Strategic Exchange: 2023 will bring lower residential demand, but off highest-ever levels - January 2023

By Kemp Harr

Mohawk CEO Jeffrey Lorberbaum’s remarks at the first Edge Summit in four years are worth repeating. He expects demand for residential flooring to soften with the economy in 2023, with greater variation from region to region based on population growth, housing affordability and other factors.

He reminded us that, in 2021, unit sales were the highest-ever in the flooring industry, up 14%, with higher selling prices increasing growth by another 7%. He expects 2022 to fall a little short of that, and for unit volumes to further decline by mid-single digits in 2023, but notes that these declines are from an all-time high.

Lorberbaum predicts that flooring retailers will continue to see less foot traffic in the first half of 2023, but notes that those that come will be ready to buy.

As for the big picture, the “new normal” of the economy has been somewhat unexpected. Due to government spending, the economy bounced back from the pandemic more quickly than expected, but this also resulted in higher inflation and interest rates, as well as a yoyoing stock market. 

Due to current levels of inflation, large discretionary purchases like flooring are being deferred by many homeowners. However, the Federal Reserve’s goal to tamp inflation down from 9% to 2% seems to be working, though it will take around 18 months to see the full effect. Lorberbaum hopes to see inflation begin to reverse course in 2023. 

As for the housing market, the U.S. is still short five million homes, and half of all existing homes are more than 50 years old, with another 20 million between 20 and 40 years old. Many of these will require updates to finishes to maintain their values. 

While the housing market has cooled from its pandemic dip fervor, there was not a bubble like the market experienced after the Great Recession. And with many homeowners locked into low mortgage rates and with equity high, it only makes sense for them to renovate.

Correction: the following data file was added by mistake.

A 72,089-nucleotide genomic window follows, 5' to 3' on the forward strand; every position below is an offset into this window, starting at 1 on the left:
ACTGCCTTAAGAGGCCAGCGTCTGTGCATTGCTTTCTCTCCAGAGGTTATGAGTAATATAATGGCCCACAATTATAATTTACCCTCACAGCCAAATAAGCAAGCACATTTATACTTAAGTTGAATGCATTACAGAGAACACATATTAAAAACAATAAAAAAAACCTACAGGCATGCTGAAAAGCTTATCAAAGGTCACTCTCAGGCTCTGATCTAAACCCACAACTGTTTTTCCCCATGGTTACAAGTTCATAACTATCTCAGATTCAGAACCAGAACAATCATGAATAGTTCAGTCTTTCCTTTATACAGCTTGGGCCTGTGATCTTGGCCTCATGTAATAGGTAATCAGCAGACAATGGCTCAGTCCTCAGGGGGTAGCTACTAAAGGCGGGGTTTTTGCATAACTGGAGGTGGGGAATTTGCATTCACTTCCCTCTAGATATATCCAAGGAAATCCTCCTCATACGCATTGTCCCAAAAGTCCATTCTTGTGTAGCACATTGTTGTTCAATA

Jeff Meadows, Mohawk’s president of residential sales, came to the stage during the same opening session to add a few more points about the opportunities that lie ahead for flooring sales: 40% of all mortgages here in the U.S. are paid off, and based on the 30% increase in home values in the last three years, homeowners now have $9 trillion worth of additional home equity.

Retailers need to put this data to work and switch from a harvest mode to a hunter mentality when it comes to their sales strategy. Yes, traffic is lighter as the consumer goes into a wait-and-see, hunker-down mindset, driven by the economic unknowns that lie ahead. But the cocooning era that we entered during Covid is continuing, and the home is by far the wisest area for investment during these times, especially when you factor in the yoyoing stock market mentioned earlier.

Another interesting nugget of information that came out Mohawk’s Edge Summit is about how the consumer’s shopping experience continues to evolve. Brick-and-mortar stores are still a critical part of the equation, but the shopping cycle has shortened to 23 days, and the number of stores shopped has dropped from three or four down to two. Much of this change is being driven by what the consumer learns as they start the process online.

We’ve all heard the debate related to this shift to electric vehicles (EV). Owners of EVs no longer have to buy and burn gasoline, but detractors point to the ultimate source for the energy required to recharge the car-which today is still primarily fossil fuel-based. They also point to the destructive mining process necessary to capture the minerals required for the lithium-ion energy cells that store the car’s energy.

As we look inward to what’s really a sustainable solution in our flooring business, we find similar debates. Those who understand how carpet is recycled know that the elements must be sorted and isolated before they can be reused, so carpets that are produced using blended fibers make that process more difficult. There are currently no viable recycling technologies to separate blended face fibers.

When it comes to LVT and recyclability, progress has been slow. LVT is becoming the dominant surface category, and in its current constructions, it is also a sandwich of blended materials, and to date there have been no signs that manufacturers are making progress in developing LVT products designed for recyclability. And largely because there’s been no development of processes to separate phthalates and heavy metals from reclaimed vinyl flooring, there is virtually no post-consumer vinyl recycling in the U.S. As an industry, we need to do better. Granted, dematerialization, like CFL’s Be-lite technology, is a start, but we need more after-use, post-consumer solutions.

If you have any comments about this month’s column, you can email me at

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